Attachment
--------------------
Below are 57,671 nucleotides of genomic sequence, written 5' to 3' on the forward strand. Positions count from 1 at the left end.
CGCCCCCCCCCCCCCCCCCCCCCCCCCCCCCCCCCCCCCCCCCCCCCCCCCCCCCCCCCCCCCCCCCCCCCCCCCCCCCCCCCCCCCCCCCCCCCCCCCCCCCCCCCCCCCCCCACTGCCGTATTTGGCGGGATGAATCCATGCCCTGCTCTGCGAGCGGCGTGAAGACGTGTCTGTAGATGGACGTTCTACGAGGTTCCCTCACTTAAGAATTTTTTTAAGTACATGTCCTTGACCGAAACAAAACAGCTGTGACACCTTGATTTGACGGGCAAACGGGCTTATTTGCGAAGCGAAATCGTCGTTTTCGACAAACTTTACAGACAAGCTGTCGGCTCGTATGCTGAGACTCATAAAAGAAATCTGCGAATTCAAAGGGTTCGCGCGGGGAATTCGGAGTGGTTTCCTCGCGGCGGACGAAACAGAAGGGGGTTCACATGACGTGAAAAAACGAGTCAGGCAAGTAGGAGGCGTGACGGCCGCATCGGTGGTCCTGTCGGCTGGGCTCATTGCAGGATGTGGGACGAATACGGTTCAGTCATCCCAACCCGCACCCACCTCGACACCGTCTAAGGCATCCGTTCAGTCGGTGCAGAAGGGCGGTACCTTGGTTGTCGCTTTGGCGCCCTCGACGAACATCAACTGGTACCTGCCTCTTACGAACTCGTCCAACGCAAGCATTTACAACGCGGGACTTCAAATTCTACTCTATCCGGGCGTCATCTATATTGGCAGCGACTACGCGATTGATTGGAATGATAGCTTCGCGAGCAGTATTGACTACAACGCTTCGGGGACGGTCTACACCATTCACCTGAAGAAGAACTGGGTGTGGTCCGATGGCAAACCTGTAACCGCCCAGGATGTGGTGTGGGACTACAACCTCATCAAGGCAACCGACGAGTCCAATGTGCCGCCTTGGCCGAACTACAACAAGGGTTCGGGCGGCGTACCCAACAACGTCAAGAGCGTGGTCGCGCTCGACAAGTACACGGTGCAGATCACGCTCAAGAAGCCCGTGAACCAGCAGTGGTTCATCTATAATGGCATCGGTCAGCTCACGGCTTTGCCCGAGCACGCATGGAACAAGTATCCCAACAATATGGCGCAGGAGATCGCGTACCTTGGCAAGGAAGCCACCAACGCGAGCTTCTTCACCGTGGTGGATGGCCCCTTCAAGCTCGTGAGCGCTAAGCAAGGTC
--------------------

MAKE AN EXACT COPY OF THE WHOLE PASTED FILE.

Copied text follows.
Below are 57,671 nucleotides of genomic sequence, written 5' to 3' on the forward strand. Positions count from 1 at the left end.
CGCCCCCCCCCCCCCCCCCCCCCCCCCCCCCCCCCCCCCCCCCCCCCCCCCCCCCCCCCCCCCCCCCCCCCCCCCCCCCCCCCCCCCCCCCCCCCCCCCCCCCCCCCCCCCCCCACTGCCGTATTTGGCGGGATGAATCCATGCCCTGCTCTGCGAGCGGCGTGAAGACGTGTCTGTAGATGGACGTTCTACGAGGTTCCCTCACTTAAGAATTTTTTTAAGTACATGTCCTTGACCGAAACAAAACAGCTGTGACACCTTGATTTGACGGGCAAACGGGCTTATTTGCGAAGCGAAATCGTCGTTTTCGACAAACTTTACAGACAAGCTGTCGGCTCGTATGCTGAGACTCATAAAAGAAATCTGCGAATTCAAAGGGTTCGCGCGGGGAATTCGGAGTGGTTTCCTCGCGGCGGACGAAACAGAAGGGGGTTCACATGACGTGAAAAAACGAGTCAGGCAAGTAGGAGGCGTGACGGCCGCATCGGTGGTCCTGTCGGCTGGGCTCATTGCAGGATGTGGGACGAATACGGTTCAGTCATCCCAACCCGCACCCACCTCGACACCGTCTAAGGCATCCGTTCAGTCGGTGCAGAAGGGCGGTACCTTGGTTGTCGCTTTGGCGCCCTCGACGAACATCAACTGGTACCTGCCTCTTACGAACTCGTCCAACGCAAGCATTTACAACGCGGGACTTCAAATTCTACTCTATCCGGGCGTCATCTATATTGGCAGCGACTACGCGATTGATTGGAATGATAGCTTCGCGAGCAGTATTGACTACAACGCTTCGGGGACGGTCTACACCATTCACCTGAAGAAGAACTGGGTGTGGTCCGATGGCAAACCTGTAACCGCCCAGGATGTGGTGTGGGACTACAACCTCATCAAGGCAACCGACGAGTCCAATGTGCCGCCTTGGCCGAACTACAACAAGGGTTCGGGCGGCGTACCCAACAACGTCAAGAGCGTGGTCGCGCTCGACAAGTACACGGTGCAGATCACGCTCAAGAAGCCCGTGAACCAGCAGTGGTTCATCTATAATGGCATCGGTCAGCTCACGGCTTTGCCCGAGCACGCATGGAACAAGTATCCCAACAATATGGCGCAGGAGATCGCGTACCTTGGCAAGGAAGCCACCAACGCGAGCTTCTTCACCGTGGTGGATGGCCCCTTCAAGCTCGTGAGCGCTAAGCAAGGTC